Machine learning and generative design are likewise impacting the design and build process across the world. Daiwa House, a Japanese construction firm, has harnessed these technologies to create architectural designs on spec to accommodate the shrinking supply of land parcels in urban Japan, many of which have unusual shapes.
Following set constraints for access, sightlines, demographics, cost, regulations, and ROI, these digitally generated designs not only greatly enhance the efficiency of the process, they get better with every iteration based on insights from previous rounds. “For Daiwa House, the process is delivering better housing and more economic value with less risk and investment,” said Scott Borduin, CTO of Autodesk. “Generative design is particularly good at reconciling goals that seem to conflict,” he added.
Generative design has also captured the attention of scientists, including those involved with interplanetary research. Autodesk is collaborating with NASA Jet Propulsion Laboratory (JPL) on their concept interplanetary lander. Working with generative design for the first time, JPL has been able to reduce the mass of the lander by one-third without sacrificing performance. One day, JPL hopes to send the lander to the moons of Jupiter and Saturn to look for evidence of life.
Generative design has enabled JPL to explore more design solutions more quickly, setting constraints not only for mass and performance, but also for cost and, perhaps most importantly, manufacturability. Since additive manufacturing isn’t qualified for space flight and won’t be any time soon, constraints were added for proven processes like casting and milling using trusted materials like titanium and aluminum. “With generative design, JPL could explore the full design space and get a clear line of sight from the part to production to pricing,” Erin Bradner, director of robotics at Autodesk, said. “They could focus on the solution instead of the problem.”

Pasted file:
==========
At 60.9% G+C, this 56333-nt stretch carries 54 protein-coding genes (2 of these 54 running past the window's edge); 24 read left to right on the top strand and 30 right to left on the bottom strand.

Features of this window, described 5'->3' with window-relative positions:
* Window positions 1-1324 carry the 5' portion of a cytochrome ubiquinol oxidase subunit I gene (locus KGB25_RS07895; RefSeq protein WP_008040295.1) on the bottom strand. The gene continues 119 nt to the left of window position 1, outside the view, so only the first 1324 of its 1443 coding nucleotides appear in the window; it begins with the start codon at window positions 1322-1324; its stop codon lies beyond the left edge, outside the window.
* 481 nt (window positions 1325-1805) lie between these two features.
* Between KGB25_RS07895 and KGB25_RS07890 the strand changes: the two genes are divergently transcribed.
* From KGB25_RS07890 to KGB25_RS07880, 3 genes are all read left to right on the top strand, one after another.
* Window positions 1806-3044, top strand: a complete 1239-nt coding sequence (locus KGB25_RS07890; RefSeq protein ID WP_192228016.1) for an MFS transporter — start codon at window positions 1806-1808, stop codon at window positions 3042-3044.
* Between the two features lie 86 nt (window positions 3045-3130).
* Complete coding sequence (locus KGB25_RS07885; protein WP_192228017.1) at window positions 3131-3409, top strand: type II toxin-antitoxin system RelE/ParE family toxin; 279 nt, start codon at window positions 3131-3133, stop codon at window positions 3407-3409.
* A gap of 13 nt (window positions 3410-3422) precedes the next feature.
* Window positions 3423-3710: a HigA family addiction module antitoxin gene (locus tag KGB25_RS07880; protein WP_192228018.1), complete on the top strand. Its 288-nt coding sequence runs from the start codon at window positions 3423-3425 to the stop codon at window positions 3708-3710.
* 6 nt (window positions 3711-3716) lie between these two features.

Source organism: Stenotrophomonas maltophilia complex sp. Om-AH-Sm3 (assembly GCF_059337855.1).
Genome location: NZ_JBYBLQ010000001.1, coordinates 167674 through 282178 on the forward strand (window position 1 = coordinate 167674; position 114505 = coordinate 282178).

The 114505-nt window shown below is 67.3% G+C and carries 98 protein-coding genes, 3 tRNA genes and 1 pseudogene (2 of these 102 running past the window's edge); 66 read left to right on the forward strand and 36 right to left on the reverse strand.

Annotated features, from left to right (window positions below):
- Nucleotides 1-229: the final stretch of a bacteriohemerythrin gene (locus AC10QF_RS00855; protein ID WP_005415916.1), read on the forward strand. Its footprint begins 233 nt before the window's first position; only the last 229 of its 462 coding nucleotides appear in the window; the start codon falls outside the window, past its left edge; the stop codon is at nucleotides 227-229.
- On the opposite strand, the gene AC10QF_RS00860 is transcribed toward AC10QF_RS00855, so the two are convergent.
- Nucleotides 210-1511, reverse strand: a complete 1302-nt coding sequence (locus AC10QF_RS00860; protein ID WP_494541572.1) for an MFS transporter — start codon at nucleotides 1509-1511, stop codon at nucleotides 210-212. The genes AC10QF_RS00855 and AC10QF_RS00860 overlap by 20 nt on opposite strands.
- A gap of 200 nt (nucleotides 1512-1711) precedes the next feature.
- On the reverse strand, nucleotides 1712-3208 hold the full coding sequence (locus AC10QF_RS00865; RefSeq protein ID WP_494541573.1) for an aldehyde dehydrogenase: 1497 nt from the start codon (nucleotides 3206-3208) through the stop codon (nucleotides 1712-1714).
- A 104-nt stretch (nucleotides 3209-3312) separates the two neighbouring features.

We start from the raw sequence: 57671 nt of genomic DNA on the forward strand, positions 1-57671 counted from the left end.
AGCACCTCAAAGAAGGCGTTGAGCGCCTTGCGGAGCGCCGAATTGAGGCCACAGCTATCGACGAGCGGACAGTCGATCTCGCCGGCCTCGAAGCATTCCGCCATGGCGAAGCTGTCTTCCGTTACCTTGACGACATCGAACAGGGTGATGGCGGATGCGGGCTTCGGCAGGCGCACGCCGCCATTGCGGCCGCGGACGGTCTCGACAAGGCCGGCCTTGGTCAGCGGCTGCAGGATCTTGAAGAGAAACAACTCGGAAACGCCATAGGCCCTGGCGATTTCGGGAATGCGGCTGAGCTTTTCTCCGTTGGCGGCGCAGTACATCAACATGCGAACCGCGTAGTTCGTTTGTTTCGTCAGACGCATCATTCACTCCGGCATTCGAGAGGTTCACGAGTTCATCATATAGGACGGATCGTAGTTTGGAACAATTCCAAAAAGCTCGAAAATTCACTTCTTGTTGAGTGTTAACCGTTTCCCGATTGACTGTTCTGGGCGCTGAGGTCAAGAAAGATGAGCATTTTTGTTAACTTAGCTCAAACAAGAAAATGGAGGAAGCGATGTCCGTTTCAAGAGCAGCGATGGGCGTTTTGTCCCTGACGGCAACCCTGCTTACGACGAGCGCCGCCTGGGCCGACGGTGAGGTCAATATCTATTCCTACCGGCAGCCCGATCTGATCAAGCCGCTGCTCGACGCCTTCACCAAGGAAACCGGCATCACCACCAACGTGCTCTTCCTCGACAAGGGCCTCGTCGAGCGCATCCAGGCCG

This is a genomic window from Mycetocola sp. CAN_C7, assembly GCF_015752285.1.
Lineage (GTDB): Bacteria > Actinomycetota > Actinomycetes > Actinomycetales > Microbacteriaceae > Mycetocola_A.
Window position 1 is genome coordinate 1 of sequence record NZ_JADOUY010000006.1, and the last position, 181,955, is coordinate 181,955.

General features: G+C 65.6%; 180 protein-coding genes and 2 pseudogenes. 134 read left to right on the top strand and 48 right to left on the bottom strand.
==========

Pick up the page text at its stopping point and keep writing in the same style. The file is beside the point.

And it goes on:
Thriving in a World of Automation
As Anagnost put it, Autodesk is committed to helping those in industry adapt to these transformations and the opportunities they bring. “We want to help you build the skills you need to thrive in the new era of automation,” he said. In his view, the key necessary qualities are adaptability, resiliency, and community.
“Adaptability is about being flexible, evolving your business to meet new requirements, because the more you know what’s coming, the more adaptable you can be,” he said. “Resiliency is the ability to bounce back. And community is about bringing people together and bringing people along, so they’re able to handle what’s next.”
He shared how Autodesk is investing in training programs for trade unions, and how it’s partnering with other companies and organizations to train the next generation to work collaboratively with automation of all kinds. And he shared how Autodesk’s Forge platform is putting the building blocks of Autodesk tools into the hands of customers, enabling them to build customized tools that serve their unique needs.
The worlds of design, manufacturing, construction, and media have undergone significant change over the past 50 years, with more to come. But rather than mourn the jobs that will become obsolete, Anagnost encouraged us to prepare for the new jobs that will become available in the years ahead. “Automation is changing what we’re capable of making,” he said. “It’s changing how we work and what we work on. It’s helping us to create more meaningful things, and also create more meaningful work.”